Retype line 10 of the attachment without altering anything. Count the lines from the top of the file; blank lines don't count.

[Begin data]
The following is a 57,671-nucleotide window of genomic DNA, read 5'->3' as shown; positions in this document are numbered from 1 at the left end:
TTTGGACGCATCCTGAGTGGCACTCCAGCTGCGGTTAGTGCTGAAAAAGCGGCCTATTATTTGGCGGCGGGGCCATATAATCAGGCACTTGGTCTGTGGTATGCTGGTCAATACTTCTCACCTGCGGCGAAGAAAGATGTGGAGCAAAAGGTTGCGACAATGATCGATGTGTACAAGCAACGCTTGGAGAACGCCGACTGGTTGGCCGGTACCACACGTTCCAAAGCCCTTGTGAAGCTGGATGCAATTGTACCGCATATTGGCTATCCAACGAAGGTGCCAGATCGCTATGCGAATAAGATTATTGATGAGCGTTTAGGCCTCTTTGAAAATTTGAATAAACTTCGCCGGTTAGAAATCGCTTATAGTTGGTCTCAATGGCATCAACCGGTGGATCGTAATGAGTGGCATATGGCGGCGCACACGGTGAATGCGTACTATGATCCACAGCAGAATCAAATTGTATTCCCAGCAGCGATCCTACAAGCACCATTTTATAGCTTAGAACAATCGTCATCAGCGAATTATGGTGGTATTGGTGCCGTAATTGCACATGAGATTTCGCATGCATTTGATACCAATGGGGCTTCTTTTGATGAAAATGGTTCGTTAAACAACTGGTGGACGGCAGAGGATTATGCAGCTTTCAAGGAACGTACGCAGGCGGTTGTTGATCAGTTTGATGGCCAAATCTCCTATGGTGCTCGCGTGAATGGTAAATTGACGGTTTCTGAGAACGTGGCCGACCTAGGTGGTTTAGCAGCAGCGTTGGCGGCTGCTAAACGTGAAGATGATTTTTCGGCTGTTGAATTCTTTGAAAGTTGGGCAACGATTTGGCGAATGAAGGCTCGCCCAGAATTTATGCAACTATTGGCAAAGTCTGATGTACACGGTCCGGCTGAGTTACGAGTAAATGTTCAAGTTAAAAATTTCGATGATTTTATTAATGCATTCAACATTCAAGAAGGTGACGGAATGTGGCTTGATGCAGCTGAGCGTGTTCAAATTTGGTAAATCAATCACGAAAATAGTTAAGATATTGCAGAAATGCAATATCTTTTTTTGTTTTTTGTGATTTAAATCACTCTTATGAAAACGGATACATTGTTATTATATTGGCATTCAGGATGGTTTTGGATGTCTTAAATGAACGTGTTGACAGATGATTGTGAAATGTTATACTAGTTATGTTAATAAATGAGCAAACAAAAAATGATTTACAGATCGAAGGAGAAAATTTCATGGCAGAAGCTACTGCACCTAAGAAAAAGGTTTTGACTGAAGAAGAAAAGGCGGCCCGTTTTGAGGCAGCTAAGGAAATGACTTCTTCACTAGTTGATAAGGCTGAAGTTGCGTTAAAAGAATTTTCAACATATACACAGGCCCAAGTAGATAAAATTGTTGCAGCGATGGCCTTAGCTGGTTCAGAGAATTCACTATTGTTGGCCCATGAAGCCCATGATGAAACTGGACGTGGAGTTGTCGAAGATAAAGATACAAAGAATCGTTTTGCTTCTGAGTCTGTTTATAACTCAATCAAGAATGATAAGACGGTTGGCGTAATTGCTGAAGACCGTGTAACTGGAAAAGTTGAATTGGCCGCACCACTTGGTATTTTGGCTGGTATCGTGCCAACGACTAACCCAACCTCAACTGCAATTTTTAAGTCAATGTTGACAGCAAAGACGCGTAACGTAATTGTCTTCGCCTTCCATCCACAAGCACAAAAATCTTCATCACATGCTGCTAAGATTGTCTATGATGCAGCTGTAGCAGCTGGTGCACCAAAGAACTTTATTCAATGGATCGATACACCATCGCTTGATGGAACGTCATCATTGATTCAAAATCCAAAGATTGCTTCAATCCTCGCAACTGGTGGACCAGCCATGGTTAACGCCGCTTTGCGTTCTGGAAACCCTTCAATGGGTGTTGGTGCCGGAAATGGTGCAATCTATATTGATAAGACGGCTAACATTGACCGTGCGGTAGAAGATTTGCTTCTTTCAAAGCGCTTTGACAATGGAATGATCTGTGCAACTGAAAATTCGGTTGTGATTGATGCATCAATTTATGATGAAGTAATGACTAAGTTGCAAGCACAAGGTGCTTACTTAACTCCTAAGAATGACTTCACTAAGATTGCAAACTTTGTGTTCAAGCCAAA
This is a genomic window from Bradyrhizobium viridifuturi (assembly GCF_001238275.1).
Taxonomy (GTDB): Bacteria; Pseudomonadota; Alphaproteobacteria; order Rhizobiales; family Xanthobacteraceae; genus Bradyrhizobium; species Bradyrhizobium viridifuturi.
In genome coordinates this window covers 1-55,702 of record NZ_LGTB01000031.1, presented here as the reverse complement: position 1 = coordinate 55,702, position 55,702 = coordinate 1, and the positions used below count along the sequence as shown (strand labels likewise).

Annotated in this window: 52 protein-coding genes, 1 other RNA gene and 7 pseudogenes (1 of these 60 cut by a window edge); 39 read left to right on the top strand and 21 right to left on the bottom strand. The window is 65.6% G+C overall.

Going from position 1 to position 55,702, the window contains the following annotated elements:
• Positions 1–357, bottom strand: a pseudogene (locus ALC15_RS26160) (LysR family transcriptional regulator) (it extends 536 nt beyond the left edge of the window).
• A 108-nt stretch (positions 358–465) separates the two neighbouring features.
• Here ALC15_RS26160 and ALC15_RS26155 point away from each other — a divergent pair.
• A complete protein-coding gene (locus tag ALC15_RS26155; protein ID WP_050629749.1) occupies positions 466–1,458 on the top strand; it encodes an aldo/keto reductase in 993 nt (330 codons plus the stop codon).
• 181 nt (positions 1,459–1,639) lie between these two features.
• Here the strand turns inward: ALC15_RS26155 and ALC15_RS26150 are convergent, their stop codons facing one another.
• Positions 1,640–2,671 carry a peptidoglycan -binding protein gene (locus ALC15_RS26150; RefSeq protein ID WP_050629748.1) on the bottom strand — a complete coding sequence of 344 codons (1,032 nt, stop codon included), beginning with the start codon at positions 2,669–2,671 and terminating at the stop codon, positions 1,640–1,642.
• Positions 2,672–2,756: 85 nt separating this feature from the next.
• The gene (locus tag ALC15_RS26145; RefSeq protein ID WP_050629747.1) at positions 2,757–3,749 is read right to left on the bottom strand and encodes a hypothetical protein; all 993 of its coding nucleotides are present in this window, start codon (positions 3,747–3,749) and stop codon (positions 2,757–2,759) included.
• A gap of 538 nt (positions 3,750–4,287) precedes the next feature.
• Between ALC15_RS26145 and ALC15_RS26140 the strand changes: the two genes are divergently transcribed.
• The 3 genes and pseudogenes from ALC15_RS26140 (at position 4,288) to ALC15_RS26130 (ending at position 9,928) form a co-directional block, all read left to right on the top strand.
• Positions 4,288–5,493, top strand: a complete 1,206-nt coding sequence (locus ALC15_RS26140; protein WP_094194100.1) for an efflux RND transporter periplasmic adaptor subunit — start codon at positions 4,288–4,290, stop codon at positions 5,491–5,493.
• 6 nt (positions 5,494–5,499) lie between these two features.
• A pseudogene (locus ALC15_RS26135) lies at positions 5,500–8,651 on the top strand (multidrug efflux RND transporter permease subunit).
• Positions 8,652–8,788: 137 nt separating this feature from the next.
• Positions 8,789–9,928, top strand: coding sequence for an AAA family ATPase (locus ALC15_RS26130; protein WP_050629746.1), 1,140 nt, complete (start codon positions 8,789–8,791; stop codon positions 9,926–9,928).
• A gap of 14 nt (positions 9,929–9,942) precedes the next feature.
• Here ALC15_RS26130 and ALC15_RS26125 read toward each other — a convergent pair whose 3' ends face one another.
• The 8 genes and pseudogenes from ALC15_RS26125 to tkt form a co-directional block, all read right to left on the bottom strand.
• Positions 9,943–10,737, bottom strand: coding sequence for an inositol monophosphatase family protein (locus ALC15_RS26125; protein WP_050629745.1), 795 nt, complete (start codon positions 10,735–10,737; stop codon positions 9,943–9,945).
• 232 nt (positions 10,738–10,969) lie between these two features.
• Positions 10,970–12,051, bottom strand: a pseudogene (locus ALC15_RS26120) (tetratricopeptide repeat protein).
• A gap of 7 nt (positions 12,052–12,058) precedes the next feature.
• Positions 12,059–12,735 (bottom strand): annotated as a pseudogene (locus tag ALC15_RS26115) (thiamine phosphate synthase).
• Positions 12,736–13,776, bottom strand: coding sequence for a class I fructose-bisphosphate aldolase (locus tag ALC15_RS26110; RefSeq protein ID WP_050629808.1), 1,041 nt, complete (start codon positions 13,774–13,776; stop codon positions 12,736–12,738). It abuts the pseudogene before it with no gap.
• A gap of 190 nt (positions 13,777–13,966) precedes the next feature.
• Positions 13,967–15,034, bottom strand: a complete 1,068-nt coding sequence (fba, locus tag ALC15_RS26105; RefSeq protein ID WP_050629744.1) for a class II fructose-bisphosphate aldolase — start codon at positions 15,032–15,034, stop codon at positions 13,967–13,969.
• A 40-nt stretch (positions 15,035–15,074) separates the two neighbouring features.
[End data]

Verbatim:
• Here ALC15_RS26160 and ALC15_RS26155 point away from each other — a divergent pair.